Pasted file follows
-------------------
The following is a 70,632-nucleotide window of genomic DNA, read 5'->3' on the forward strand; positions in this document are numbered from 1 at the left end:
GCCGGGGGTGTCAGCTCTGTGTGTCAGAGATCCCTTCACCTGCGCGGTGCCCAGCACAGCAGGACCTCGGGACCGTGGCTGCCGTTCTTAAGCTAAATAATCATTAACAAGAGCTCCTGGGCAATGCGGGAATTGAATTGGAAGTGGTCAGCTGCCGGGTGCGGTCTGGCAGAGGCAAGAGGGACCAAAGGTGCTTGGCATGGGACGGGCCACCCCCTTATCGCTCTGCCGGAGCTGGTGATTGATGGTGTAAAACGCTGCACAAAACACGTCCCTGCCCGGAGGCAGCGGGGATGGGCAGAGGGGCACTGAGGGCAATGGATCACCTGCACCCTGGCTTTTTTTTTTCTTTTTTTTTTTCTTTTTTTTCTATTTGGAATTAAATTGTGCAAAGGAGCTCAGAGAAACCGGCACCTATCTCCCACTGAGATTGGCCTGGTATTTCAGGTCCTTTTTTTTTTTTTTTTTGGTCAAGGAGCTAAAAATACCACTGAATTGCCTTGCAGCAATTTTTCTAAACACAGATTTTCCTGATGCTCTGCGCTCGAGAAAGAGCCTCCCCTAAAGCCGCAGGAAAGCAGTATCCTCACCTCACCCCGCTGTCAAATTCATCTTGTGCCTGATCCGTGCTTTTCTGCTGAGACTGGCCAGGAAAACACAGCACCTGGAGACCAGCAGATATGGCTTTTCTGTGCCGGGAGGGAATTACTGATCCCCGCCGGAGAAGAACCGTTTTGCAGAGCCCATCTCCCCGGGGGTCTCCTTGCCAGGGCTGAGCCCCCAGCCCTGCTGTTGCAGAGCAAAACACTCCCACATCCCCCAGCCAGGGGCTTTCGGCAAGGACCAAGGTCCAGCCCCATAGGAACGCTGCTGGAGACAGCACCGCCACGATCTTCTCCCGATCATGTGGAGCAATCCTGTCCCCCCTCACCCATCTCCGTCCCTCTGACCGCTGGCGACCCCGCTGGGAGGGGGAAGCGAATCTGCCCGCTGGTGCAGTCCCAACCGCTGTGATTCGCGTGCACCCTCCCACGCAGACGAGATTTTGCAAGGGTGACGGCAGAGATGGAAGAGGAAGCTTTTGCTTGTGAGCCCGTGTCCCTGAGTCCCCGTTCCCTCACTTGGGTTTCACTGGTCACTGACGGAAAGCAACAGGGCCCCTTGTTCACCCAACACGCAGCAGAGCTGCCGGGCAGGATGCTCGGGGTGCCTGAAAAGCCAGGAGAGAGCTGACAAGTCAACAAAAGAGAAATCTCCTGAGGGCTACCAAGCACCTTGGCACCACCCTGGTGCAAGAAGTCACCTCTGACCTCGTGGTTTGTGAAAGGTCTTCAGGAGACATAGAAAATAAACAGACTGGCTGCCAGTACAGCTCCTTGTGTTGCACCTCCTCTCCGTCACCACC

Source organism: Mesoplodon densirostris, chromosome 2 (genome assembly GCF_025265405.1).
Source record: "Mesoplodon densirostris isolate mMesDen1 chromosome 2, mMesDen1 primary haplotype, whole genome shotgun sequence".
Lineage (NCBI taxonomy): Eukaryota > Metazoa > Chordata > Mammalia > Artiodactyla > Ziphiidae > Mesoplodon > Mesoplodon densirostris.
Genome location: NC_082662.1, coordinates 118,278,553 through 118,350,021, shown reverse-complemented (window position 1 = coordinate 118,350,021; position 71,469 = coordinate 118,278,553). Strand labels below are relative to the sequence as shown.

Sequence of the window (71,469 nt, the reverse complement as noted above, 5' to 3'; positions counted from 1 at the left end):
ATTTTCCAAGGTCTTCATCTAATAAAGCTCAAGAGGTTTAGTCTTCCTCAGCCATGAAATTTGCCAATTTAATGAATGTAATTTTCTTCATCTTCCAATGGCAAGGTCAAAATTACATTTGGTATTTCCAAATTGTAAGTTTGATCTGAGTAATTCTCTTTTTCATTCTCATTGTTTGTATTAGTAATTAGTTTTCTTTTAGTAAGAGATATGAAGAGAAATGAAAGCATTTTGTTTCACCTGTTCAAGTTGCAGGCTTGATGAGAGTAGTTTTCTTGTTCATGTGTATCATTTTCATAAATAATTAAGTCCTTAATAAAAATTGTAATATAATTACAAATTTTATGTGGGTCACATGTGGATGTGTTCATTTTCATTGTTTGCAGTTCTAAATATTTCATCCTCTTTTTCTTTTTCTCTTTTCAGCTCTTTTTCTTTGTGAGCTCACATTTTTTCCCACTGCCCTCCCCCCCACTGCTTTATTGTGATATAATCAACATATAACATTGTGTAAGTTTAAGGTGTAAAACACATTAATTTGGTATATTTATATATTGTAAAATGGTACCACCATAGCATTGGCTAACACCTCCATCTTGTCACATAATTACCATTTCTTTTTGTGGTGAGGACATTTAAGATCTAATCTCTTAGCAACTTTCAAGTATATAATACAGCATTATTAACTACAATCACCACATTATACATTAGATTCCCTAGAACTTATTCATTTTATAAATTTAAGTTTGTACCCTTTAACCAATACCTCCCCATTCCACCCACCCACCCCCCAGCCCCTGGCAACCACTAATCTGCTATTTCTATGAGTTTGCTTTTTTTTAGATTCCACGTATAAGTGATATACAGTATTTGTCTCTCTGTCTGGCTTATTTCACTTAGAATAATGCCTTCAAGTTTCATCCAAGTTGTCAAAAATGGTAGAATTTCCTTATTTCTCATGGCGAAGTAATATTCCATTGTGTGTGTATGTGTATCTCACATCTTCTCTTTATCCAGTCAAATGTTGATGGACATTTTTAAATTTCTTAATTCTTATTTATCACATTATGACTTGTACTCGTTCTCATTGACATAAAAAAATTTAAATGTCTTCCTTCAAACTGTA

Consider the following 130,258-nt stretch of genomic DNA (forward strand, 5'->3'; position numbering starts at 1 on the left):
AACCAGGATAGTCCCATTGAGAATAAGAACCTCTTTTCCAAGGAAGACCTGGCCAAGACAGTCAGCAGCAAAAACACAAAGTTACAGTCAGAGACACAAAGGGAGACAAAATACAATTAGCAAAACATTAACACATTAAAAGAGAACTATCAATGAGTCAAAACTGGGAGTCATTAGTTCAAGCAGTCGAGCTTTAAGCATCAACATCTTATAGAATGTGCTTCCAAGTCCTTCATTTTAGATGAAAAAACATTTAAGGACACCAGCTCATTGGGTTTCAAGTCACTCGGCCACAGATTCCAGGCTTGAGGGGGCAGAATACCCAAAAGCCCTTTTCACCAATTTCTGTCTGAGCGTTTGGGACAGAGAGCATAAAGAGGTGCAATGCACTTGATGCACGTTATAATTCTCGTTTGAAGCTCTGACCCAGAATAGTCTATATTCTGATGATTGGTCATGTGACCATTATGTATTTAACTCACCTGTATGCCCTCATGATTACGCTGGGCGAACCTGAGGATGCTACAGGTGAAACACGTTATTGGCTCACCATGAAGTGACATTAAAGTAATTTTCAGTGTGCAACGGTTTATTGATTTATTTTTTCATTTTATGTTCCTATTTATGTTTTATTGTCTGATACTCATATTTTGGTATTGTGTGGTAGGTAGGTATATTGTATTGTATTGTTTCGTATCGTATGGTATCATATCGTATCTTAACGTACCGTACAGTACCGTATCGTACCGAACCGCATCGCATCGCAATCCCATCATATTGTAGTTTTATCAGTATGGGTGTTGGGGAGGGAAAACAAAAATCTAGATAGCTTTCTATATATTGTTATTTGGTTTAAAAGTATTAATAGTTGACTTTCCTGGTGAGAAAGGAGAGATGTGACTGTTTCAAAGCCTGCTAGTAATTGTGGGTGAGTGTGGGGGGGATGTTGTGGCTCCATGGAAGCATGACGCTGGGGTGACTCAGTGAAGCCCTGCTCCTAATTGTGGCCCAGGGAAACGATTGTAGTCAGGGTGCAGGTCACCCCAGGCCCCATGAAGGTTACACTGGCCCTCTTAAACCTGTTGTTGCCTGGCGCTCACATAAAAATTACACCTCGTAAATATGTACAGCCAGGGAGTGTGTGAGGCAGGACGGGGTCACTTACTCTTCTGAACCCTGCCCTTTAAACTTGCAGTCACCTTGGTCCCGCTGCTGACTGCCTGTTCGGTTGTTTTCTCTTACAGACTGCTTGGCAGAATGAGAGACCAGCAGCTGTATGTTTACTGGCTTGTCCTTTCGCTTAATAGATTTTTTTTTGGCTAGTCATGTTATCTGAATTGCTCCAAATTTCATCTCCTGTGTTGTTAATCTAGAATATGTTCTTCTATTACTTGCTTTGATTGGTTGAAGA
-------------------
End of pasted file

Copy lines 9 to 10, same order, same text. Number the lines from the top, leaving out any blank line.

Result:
Consider the following 130,258-nt stretch of genomic DNA (forward strand, 5'->3'; position numbering starts at 1 on the left):
AACCAGGATAGTCCCATTGAGAATAAGAACCTCTTTTCCAAGGAAGACCTGGCCAAGACAGTCAGCAGCAAAAACACAAAGTTACAGTCAGAGACACAAAGGGAGACAAAATACAATTAGCAAAACATTAACACATTAAAAGAGAACTATCAATGAGTCAAAACTGGGAGTCATTAGTTCAAGCAGTCGAGCTTTAAGCATCAACATCTTATAGAATGTGCTTCCAAGTCCTTCATTTTAGATGAAAAAACATTTAAGGACACCAGCTCATTGGGTTTCAAGTCACTCGGCCACAGATTCCAGGCTTGAGGGGGCAGAATACCCAAAAGCCCTTTTCACCAATTTCTGTCTGAGCGTTTGGGACAGAGAGCATAAAGAGGTGCAATGCACTTGATGCACGTTATAATTCTCGTTTGAAGCTCTGACCCAGAATAGTCTATATTCTGATGATTGGTCATGTGACCATTATGTATTTAACTCACCTGTATGCCCTCATGATTACGCTGGGCGAACCTGAGGATGCTACAGGTGAAACACGTTATTGGCTCACCATGAAGTGACATTAAAGTAATTTTCAGTGTGCAACGGTTTATTGATTTATTTTTTCATTTTATGTTCCTATTTATGTTTTATTGTCTGATACTCATATTTTGGTATTGTGTGGTAGGTAGGTATATTGTATTGTATTGTTTCGTATCGTATGGTATCATATCGTATCTTAACGTACCGTACAGTACCGTATCGTACCGAACCGCATCGCATCGCAATCCCATCATATTGTAGTTTTATCAGTATGGGTGTTGGGGAGGGAAAACAAAAATCTAGATAGCTTTCTATATATTGTTATTTGGTTTAAAAGTATTAATAGTTGACTTTCCTGGTGAGAAAGGAGAGATGTGACTGTTTCAAAGCCTGCTAGTAATTGTGGGTGAGTGTGGGGGGGATGTTGTGGCTCCATGGAAGCATGACGCTGGGGTGACTCAGTGAAGCCCTGCTCCTAATTGTGGCCCAGGGAAACGATTGTAGTCAGGGTGCAGGTCACCCCAGGCCCCATGAAGGTTACACTGGCCCTCTTAAACCTGTTGTTGCCTGGCGCTCACATAAAAATTACACCTCGTAAATATGTACAGCCAGGGAGTGTGTGAGGCAGGACGGGGTCACTTACTCTTCTGAACCCTGCCCTTTAAACTTGCAGTCACCTTGGTCCCGCTGCTGACTGCCTGTTCGGTTGTTTTCTCTTACAGACTGCTTGGCAGAATGAGAGACCAGCAGCTGTATGTTTACTGGCTTGTCCTTTCGCTTAATAGATTTTTTTTTGGCTAGTCATGTTATCTGAATTGCTCCAAATTTCATCTCCTGTGTTGTTAATCTAGAATATGTTCTTCTATTACTTGCTTTGATTGGTTGAAGA